Talking to Bosnian emigrant Emina Causevic, a Clay High School sophomore, you
can barely recognize a hint of an accent.
That is because Emina was 3-years-old when she arrived in America with her family. She and her older sister, Minela, spoke at last year’s naturalization ceremony at Clay, where they were among 46 individuals sworn in as U.S. citizens.
“I talked about mostly how grateful I am, and in the future I’m going to be a college student,” Emina said.
“I really wouldn’t have gotten that chance maybe if I were in Bosnia. Or maybe I would have gotten to go to college and maybe not have the same pay or same opportunity as I would here, and to be able to have it with family and everything like that.”
Joining the sisters in attaining citizenship was their father, 48-year-old Esad, a military veteran who is employed here at an auto parts factory. Their mother, 39-year-old Mirsada, is a quality control inspector for Chrysler and often travels on the job.
The road from Bosnia has not been an easy one for Emina’s family. Emina has very few memories from the Bosnian War that lasted from 1992-95, but her family members have plenty.
“We were in Bosnia when the war started, then we moved to a refugee camp in Turkey, and from there we sent a visa and moved here,” Emina said.
Emina still hears stories about the Serbians who were convicted of ethnic cleansing. The most recent research places the number of killed at around 100,000–110,000 and 1.8 million displaced.
“I know that it was cramped (in the refugee camp) and we all had our own small little house type thing. I just know from pictures and things like that. I’ve heard stories,” Emina said.
“It was more of a religious war, because it’s like the Christian Orthodox versus the Bosnian Muslims. So that was going on, and there’s still tension there but at least it’s not a war zone.
“I wish there wouldn’t have been conflict. I wish there wouldn’t have been war, but I could not control that. I’m glad that there is nothing going on right now.”
She said her family came to Oregon because her father had a friend here.
“I guess we could have struggled through everything there, but it just turned out safer and better for us here,” Emina said.
Arriving here with her immediate family was Uncle Esad and Aunt Rahima Kurtovic and Uncle Nedzad and Aunt Suvada Hadzovic. Her grandmother and grandfather came soon after. For them, learning English has been a bit more of a challenge.
“They speak English but they just have a horrible accent. They haven’t been able to get rid of that because they moved here so late. You can’t just transition, so to speak,” Emina said.
Coming to America does not mean they have given up on their ethnicity. Emina speaks fluent Bosnian, and the language is always spoken around the house. In addition, when the extended family is together, it’s an abbreviated ethnic festival.
“Like with any other nationality, you have your own types of food. Whenever we have family get-togethers or reunions and things like that we always make our national foods and all that,” Emina said.
Then, there is the occasional return trip home. Emina got to visit Bosnia four years after her family emigrated.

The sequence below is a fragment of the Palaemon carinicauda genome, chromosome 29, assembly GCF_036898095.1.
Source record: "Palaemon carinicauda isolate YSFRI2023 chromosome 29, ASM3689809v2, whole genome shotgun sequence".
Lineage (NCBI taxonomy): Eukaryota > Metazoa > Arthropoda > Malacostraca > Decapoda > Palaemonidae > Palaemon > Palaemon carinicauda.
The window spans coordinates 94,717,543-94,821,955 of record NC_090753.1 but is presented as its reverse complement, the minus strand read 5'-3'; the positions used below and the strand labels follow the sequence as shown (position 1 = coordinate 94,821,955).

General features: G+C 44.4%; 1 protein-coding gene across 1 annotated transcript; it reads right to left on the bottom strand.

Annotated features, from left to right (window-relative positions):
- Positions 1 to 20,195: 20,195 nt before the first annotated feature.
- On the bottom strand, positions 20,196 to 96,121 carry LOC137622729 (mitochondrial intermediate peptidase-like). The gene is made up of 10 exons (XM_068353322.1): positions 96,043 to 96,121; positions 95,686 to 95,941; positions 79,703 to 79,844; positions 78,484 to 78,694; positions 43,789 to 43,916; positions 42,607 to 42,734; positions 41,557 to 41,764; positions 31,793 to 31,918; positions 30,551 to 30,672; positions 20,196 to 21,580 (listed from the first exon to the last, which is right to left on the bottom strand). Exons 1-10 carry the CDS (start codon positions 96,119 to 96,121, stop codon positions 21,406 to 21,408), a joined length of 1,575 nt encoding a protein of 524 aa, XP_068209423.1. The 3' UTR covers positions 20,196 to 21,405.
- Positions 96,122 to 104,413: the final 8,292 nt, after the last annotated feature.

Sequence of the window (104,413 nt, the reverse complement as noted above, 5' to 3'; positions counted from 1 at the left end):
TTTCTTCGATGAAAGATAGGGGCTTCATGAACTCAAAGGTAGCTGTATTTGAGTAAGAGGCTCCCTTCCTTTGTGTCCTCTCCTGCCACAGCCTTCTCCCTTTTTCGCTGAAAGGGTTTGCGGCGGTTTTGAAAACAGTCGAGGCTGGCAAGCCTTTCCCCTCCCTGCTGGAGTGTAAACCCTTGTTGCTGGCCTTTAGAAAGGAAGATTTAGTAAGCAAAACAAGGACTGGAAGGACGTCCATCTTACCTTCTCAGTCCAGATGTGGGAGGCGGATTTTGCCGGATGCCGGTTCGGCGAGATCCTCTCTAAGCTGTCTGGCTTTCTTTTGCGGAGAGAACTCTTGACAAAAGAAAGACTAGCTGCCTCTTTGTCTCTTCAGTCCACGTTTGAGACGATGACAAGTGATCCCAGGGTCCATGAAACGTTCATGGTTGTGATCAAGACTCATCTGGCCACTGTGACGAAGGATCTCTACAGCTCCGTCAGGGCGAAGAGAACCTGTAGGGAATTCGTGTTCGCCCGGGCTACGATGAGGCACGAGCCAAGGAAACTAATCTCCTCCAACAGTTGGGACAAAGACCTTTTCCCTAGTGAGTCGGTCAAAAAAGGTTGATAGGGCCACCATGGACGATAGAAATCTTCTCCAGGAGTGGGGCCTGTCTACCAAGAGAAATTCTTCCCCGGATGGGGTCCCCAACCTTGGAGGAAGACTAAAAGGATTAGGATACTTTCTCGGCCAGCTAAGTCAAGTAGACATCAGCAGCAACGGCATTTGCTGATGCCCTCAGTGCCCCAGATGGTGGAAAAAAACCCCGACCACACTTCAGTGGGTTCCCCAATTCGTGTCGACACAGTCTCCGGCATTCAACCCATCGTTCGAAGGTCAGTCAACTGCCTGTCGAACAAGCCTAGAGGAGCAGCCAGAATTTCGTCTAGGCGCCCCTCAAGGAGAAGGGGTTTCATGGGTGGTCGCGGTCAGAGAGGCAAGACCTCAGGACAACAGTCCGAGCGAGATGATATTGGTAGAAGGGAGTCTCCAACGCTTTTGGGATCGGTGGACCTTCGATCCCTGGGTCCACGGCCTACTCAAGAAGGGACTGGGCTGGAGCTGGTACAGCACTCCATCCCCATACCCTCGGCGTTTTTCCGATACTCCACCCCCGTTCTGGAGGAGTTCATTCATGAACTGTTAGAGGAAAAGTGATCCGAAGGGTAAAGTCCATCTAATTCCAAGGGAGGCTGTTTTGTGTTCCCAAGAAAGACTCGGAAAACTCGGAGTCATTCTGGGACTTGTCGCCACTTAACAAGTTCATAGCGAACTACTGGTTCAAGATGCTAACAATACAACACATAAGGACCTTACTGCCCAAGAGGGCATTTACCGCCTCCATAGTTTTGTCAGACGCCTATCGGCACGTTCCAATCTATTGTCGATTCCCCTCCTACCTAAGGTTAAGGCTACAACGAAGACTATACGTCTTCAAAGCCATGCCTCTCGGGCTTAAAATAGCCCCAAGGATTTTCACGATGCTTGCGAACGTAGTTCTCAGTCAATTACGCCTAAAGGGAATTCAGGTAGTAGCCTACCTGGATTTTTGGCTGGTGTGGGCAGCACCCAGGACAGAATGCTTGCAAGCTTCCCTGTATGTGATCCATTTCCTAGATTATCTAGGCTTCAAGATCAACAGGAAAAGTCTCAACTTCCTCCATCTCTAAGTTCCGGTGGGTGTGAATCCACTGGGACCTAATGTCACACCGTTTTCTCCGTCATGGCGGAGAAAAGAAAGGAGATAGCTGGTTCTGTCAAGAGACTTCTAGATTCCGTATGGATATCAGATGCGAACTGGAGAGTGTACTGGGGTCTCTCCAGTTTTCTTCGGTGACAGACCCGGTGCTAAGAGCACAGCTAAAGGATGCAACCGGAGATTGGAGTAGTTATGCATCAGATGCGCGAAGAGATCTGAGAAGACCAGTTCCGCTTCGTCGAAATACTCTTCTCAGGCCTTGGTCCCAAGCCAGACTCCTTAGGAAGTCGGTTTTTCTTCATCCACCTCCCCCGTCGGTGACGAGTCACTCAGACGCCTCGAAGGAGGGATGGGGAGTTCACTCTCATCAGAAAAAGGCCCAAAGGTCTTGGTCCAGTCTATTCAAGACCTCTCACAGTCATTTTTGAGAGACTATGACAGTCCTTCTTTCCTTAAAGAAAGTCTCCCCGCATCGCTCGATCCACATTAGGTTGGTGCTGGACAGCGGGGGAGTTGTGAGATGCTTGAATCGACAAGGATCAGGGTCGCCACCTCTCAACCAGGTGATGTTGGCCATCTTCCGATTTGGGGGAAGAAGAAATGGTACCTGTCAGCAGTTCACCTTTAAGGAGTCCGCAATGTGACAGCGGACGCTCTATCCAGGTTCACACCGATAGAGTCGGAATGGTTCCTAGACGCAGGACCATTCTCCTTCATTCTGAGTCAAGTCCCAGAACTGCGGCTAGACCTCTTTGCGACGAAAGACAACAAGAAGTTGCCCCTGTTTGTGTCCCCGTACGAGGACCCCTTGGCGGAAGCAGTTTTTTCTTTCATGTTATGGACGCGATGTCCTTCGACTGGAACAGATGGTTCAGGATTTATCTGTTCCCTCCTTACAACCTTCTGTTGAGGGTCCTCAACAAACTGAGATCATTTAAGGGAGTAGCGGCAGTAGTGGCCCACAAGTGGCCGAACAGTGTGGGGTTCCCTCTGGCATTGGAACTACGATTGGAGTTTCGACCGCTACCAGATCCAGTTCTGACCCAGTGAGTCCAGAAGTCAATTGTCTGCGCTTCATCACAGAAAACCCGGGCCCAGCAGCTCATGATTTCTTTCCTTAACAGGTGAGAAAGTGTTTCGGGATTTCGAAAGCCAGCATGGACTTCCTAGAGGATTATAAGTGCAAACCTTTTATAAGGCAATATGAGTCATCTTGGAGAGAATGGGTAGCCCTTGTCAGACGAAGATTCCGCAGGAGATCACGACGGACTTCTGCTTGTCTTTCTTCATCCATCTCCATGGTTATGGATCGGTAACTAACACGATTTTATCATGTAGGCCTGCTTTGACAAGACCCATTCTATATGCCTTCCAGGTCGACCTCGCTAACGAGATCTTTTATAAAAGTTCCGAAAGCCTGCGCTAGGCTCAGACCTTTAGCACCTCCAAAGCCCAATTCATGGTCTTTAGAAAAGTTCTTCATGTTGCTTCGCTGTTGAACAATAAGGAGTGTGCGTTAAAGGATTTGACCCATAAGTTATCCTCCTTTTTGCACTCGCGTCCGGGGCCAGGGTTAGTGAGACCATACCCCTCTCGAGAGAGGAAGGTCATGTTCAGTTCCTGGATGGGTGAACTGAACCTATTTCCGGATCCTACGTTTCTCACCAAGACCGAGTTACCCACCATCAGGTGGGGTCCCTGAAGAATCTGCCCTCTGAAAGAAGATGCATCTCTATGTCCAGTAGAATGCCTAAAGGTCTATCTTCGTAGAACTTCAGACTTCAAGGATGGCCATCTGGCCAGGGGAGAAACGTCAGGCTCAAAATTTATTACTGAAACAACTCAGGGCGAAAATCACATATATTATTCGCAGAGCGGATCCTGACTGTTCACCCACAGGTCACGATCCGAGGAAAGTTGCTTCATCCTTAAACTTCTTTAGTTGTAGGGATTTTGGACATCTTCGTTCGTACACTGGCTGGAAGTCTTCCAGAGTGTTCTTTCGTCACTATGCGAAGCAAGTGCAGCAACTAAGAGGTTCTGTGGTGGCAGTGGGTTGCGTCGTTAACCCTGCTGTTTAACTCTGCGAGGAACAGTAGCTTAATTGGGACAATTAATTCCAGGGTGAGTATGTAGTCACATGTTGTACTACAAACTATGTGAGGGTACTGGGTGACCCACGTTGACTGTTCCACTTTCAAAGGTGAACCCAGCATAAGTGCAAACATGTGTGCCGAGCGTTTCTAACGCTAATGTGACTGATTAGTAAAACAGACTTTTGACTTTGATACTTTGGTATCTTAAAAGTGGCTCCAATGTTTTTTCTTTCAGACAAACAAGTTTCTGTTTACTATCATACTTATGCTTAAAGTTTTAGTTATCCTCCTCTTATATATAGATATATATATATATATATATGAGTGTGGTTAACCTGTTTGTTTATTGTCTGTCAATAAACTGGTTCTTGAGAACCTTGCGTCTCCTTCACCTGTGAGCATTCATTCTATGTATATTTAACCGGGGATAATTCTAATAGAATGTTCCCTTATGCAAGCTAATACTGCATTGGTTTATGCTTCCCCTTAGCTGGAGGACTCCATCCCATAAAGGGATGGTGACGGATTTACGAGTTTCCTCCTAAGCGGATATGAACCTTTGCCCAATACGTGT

“We will go back to see family because we have a lot of family living there. We went back when I was 7, and you could still see the war-torn buildings, and bullet holes and things like that, but there was not fighting,” Emina said.
Emina’s mother and grandfather are returning home this year. Emina plans to visit Bosnia again in the summer of 2011.
“It’s mountains everywhere and it’s beautiful. I love it when we go because there are waterfalls, and then there are villages, and there’s the city downtown area, shopping, and stuff like that. I love going over there. It’s so much more natural than it is here,” Emina said.
“I mean, you have opportunity and things like that here, but when you go back over there it’s refreshing to see all the landscape. You wake up in the morning and there are mountains all around you.”
Then there is extended family, many of whom Emina knows only from telephone conversations and internet chat sites.
“When I met them the last time, I didn’t even know who half the people were. I could recognize a few from pictures and things like that,” Emina said.
“It’s sort of setting in now who those people are and how they are connected to me. So hopefully when I go back I’ll be able to remember and make connections. For my parents, it’s a little more emotional because they knew those people their entire life. That’s why we keep in touch with them.
“They know English, but they still can’t form sentences correctly and it’s so much easier that I speak Bosnian. That way I don’t forget because they don’t really need English as much as I need Bosnian.”
When she graduates from Clay, she wants to study to become a medical doctor. Her older sister is studying nursing at Bowling Green State University.
“Emina is an outstanding student, and her academics are only matched by the type of person that she is,” said Clay chemistry teacher Ben Pfeiffer.
“She’s a really, really outstanding young woman. She’s extremely intelligent. She’s one of those rare people who can match intelligence with her articulation, and with her humanity. She’s a very kind and giving person. I have great respect for Emina. She’s going to do some outstanding things in the future.”